I was born in a small town on the ocean called Port Elizabeth, and Michele was born in an even smaller town called East London. Looking back, my childhood felt normal, but it was a strange normal because we were not black, and we definitely were not white. We could get on the bus, but we couldn’t sit in the regular compartments with everyone else. I grew up with black friends, white friends, Chinese friends, Indian friends.

Growing up in apartheid South Africa, we were always the underdogs. My black friends were always the underdogs. It gave me insight into the dignity and strength of the underdog. So part of what Michele and I do, consciously or unconsciously, is always fight for the underdogs in this country and for ourselves.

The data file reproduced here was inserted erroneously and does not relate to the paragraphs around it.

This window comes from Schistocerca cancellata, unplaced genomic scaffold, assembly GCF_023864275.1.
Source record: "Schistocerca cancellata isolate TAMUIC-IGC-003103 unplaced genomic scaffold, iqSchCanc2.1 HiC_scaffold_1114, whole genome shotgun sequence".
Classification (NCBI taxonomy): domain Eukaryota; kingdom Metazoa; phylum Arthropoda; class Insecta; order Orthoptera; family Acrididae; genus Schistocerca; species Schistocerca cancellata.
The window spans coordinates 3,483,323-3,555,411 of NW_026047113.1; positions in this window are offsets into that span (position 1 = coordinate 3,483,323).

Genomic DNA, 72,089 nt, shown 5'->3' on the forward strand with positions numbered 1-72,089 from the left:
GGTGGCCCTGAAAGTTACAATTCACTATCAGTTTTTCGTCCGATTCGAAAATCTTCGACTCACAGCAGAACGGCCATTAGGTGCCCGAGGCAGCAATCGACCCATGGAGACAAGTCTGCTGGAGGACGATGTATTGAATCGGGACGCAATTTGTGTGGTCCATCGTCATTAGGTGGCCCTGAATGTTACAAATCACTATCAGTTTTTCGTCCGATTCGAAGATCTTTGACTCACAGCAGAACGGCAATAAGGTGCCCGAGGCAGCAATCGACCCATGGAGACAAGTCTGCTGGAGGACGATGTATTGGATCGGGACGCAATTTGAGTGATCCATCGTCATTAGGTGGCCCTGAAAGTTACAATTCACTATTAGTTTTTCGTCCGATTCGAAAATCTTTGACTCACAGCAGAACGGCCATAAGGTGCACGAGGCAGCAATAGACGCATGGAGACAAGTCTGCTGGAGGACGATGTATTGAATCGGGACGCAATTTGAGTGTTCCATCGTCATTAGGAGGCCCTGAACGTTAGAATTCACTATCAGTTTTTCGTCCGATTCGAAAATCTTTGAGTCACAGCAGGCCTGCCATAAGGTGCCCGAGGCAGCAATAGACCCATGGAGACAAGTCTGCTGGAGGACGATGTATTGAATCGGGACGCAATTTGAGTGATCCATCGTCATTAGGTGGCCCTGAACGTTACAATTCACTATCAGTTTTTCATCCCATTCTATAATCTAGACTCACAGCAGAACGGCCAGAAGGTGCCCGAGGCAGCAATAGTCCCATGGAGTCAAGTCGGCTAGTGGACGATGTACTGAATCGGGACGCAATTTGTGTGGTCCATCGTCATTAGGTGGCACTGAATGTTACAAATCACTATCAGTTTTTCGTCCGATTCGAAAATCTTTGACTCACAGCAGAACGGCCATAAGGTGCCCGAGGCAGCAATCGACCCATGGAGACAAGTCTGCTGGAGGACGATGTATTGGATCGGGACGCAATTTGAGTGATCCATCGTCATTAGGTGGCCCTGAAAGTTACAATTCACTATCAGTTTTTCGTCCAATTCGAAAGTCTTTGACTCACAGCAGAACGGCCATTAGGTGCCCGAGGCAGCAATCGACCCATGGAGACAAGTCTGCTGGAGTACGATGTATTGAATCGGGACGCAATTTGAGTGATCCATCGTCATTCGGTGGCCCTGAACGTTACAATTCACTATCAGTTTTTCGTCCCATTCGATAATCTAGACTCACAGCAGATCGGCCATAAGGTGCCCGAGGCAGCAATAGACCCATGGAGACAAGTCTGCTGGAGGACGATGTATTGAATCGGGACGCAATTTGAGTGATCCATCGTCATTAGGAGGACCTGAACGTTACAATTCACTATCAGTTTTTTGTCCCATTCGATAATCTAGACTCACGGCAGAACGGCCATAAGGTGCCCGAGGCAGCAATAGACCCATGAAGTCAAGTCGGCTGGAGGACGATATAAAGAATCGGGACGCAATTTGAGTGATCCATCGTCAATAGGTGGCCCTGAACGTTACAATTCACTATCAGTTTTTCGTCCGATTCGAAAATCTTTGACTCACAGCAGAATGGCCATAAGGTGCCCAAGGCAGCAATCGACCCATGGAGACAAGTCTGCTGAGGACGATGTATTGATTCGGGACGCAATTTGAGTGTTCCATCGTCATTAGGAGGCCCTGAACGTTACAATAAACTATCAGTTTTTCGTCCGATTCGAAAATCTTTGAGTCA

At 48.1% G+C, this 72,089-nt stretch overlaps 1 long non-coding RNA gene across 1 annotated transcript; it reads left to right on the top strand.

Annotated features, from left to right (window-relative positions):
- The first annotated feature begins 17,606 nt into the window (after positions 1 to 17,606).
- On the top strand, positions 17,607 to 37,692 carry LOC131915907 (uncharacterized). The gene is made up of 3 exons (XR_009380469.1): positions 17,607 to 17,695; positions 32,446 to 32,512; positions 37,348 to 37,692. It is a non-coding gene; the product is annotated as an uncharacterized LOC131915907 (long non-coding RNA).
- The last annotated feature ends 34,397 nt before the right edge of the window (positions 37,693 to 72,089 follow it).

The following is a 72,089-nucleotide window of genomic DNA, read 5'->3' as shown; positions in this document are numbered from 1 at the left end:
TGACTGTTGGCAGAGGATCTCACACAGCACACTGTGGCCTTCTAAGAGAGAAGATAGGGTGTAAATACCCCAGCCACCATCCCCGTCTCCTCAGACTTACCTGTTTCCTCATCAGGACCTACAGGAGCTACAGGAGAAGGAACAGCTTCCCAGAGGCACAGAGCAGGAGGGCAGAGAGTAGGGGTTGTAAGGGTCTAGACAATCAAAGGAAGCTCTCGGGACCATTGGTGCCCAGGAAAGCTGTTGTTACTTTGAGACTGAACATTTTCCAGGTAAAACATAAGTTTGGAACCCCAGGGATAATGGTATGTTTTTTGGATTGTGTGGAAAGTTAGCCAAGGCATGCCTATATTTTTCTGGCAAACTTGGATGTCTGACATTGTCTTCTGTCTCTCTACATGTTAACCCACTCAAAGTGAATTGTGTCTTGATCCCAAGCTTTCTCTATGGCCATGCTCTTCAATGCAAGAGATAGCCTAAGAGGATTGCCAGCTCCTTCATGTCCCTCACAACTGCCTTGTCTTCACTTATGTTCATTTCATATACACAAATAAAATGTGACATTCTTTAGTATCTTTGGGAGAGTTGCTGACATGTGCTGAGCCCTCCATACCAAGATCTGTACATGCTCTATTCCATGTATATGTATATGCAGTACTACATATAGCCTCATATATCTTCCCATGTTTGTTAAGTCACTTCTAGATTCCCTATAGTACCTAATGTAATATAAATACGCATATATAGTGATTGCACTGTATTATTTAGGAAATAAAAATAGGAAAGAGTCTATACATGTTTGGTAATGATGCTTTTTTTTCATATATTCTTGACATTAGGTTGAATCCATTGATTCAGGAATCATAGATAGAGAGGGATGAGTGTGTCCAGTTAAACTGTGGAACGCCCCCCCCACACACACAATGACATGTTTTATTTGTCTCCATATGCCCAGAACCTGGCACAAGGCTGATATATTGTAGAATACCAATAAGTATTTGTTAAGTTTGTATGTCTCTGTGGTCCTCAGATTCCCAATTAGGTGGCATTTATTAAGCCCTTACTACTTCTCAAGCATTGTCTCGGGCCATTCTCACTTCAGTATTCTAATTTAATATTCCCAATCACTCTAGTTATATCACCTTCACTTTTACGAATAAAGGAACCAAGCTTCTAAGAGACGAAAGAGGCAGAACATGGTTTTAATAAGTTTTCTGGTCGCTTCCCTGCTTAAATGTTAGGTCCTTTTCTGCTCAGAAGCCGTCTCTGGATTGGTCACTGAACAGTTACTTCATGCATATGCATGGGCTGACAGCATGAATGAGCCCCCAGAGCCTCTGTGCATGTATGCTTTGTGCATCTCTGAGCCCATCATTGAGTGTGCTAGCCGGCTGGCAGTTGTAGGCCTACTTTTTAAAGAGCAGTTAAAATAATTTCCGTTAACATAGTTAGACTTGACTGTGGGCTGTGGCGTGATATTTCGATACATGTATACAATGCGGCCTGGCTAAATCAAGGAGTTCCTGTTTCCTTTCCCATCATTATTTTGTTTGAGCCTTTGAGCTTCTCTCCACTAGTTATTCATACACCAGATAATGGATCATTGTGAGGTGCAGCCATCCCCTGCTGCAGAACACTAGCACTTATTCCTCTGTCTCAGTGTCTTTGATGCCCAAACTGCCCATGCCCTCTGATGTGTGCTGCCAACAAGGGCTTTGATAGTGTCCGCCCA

From Chan:

LA had the same climate that we had grown up in, and we felt so completely comfortable. California is incredibly accepting of everybody. It was probably the happiest time of our lives because we were just starting out and had nothing to lose. We had no car and an old TV that was handed down to us that we had to keep slapping on the side to work. It was perfect....

Disney hired me in 1984 on a show called Danger Bay. I worked on Danger Bay for about five years, then Hotel and MacGyver. I really loved the work. When we had children, I stopped working and was a stay-at-home mom until my youngest, who's twenty-one soon, went to college. Then, I went back to work, and I started Green Screen Studio in Culver City, and I became more involved in designing the NantWorks campus and the Innovation Center.